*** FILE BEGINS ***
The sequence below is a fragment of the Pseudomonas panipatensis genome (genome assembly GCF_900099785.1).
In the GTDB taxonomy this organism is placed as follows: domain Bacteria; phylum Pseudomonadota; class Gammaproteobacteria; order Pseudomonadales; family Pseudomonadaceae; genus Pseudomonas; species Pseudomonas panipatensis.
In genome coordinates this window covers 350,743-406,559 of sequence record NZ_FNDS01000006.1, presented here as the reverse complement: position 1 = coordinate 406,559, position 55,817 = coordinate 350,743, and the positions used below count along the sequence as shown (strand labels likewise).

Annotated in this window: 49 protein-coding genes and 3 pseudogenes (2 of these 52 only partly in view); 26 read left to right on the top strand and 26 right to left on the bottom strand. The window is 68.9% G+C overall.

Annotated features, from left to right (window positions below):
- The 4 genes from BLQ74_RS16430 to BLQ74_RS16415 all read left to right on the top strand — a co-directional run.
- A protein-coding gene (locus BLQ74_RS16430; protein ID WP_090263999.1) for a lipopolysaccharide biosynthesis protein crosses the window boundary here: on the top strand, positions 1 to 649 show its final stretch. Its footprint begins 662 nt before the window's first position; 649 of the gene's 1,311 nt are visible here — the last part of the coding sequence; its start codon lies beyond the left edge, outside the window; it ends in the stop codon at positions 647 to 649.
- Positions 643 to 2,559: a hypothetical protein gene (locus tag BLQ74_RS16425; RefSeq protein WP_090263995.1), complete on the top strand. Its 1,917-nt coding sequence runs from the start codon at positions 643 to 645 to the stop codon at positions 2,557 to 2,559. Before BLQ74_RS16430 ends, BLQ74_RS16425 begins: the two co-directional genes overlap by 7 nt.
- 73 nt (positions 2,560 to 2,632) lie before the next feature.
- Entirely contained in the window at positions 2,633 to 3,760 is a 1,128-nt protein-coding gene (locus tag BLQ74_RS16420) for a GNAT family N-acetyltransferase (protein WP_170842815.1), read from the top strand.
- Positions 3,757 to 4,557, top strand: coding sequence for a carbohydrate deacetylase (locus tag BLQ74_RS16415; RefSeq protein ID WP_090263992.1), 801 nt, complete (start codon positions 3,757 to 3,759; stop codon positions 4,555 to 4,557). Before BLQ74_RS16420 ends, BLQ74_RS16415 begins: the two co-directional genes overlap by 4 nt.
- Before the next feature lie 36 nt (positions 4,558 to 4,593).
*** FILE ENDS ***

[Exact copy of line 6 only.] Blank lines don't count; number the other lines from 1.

- The 4 genes from BLQ74_RS16430 to BLQ74_RS16415 all read left to right on the top strand — a co-directional run.